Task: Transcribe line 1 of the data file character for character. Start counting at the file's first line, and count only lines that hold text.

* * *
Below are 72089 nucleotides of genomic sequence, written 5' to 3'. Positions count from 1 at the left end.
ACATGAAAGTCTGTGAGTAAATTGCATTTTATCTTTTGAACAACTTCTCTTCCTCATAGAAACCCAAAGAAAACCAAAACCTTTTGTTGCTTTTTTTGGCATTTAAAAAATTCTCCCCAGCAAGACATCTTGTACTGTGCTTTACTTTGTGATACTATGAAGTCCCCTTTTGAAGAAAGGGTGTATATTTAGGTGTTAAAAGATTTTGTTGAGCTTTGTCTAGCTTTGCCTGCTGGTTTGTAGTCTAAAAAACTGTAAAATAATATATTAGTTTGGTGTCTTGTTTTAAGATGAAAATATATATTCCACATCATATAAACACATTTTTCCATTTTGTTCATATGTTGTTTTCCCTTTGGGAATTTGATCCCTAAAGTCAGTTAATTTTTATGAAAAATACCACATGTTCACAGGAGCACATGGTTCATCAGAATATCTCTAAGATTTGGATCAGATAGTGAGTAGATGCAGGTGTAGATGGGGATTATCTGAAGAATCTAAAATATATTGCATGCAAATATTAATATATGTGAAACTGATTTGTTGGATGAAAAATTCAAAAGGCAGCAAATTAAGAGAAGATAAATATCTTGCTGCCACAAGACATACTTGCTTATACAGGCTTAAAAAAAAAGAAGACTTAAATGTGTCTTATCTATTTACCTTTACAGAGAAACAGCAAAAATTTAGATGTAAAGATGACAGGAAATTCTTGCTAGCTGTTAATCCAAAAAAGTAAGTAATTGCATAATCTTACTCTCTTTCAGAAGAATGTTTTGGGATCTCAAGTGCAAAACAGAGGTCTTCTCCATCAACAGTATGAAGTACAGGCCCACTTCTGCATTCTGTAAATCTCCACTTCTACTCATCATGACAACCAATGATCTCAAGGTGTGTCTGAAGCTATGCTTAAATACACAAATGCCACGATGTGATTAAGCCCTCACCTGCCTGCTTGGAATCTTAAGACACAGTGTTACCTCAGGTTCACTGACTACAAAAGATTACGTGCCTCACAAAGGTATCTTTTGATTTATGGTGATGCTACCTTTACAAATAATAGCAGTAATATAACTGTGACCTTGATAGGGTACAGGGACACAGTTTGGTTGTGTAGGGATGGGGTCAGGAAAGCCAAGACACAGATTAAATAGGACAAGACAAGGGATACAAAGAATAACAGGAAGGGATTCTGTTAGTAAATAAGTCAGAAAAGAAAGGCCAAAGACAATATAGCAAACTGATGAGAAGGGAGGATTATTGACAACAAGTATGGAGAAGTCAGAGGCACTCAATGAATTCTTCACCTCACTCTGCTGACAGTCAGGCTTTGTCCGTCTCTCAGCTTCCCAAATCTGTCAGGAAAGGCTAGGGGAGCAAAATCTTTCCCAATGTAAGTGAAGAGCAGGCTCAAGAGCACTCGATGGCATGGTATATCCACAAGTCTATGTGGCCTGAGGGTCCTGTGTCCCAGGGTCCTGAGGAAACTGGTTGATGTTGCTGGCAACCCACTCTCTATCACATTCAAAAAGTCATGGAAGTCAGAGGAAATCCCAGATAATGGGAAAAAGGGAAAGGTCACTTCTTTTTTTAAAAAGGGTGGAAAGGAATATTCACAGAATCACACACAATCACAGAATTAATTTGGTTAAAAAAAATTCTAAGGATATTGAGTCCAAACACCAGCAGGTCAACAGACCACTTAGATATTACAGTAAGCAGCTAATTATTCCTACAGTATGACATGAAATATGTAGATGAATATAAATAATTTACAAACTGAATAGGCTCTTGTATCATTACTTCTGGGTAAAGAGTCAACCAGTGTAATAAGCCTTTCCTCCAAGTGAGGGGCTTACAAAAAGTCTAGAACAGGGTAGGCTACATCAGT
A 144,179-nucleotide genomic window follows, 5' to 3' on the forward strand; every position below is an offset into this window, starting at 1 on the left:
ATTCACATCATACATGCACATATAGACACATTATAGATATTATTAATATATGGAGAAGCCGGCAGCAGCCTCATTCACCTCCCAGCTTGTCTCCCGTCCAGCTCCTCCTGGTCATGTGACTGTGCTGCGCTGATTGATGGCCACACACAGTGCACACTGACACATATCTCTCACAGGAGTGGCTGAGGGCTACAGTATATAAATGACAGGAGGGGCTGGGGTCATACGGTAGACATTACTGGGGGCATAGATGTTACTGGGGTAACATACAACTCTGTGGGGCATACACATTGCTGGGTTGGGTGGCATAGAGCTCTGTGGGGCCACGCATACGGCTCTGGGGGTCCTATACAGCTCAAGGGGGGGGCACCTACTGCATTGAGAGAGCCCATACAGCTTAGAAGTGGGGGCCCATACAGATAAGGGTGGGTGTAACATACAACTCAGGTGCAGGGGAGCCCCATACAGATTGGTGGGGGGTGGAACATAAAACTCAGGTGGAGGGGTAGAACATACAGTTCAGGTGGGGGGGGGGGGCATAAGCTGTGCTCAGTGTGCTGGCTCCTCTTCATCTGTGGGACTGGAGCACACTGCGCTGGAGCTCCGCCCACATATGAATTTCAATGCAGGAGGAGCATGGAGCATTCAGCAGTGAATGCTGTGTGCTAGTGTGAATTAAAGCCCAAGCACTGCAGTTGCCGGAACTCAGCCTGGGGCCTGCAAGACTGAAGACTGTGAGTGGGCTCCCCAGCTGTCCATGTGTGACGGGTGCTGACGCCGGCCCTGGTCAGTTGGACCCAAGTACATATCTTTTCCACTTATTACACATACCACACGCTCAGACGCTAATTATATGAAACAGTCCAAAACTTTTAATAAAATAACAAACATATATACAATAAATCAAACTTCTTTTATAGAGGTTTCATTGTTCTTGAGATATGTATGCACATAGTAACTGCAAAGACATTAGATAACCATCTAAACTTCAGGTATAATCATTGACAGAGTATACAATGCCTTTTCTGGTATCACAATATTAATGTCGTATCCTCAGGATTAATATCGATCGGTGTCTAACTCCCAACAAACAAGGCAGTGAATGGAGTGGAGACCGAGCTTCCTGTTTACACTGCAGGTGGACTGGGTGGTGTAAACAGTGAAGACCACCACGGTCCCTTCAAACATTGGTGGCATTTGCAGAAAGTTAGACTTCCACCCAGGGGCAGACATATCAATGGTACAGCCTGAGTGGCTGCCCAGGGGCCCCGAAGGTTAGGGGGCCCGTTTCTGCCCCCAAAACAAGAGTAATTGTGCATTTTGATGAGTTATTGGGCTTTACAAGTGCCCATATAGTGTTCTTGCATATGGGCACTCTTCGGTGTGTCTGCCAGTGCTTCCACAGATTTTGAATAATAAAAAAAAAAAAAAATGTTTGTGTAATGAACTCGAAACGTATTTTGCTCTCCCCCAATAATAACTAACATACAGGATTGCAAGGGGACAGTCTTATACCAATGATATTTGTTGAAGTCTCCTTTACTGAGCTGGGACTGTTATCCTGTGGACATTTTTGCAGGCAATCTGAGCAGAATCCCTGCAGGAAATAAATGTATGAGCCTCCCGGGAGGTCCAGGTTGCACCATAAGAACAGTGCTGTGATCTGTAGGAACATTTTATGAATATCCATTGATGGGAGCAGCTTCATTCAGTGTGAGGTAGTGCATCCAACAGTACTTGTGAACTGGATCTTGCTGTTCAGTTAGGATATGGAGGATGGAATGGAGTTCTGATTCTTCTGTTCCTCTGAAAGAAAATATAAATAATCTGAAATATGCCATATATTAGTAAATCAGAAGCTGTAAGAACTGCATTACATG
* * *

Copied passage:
Below are 72089 nucleotides of genomic sequence, written 5' to 3'. Positions count from 1 at the left end.